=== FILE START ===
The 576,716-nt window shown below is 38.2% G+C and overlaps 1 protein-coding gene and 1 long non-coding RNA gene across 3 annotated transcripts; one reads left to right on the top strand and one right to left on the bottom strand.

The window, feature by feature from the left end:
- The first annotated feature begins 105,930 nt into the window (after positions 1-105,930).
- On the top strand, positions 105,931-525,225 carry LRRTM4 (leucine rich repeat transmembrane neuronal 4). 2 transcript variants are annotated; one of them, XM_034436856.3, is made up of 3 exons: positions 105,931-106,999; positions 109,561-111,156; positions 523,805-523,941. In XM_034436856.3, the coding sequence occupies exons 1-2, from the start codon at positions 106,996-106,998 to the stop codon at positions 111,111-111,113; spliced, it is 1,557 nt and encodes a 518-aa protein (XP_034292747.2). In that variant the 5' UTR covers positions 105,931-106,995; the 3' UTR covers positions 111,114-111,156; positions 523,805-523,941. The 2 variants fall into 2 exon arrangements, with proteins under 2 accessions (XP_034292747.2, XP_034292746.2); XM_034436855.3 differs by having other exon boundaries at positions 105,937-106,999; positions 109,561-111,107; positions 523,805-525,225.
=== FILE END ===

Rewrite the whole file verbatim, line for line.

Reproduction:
The 576,716-nt window shown below is 38.2% G+C and overlaps 1 protein-coding gene and 1 long non-coding RNA gene across 3 annotated transcripts; one reads left to right on the top strand and one right to left on the bottom strand.

The window, feature by feature from the left end:
- The first annotated feature begins 105,930 nt into the window (after positions 1-105,930).
- On the top strand, positions 105,931-525,225 carry LRRTM4 (leucine rich repeat transmembrane neuronal 4). 2 transcript variants are annotated; one of them, XM_034436856.3, is made up of 3 exons: positions 105,931-106,999; positions 109,561-111,156; positions 523,805-523,941. In XM_034436856.3, the coding sequence occupies exons 1-2, from the start codon at positions 106,996-106,998 to the stop codon at positions 111,111-111,113; spliced, it is 1,557 nt and encodes a 518-aa protein (XP_034292747.2). In that variant the 5' UTR covers positions 105,931-106,995; the 3' UTR covers positions 111,114-111,156; positions 523,805-523,941. The 2 variants fall into 2 exon arrangements, with proteins under 2 accessions (XP_034292747.2, XP_034292746.2); XM_034436855.3 differs by having other exon boundaries at positions 105,937-106,999; positions 109,561-111,107; positions 523,805-525,225.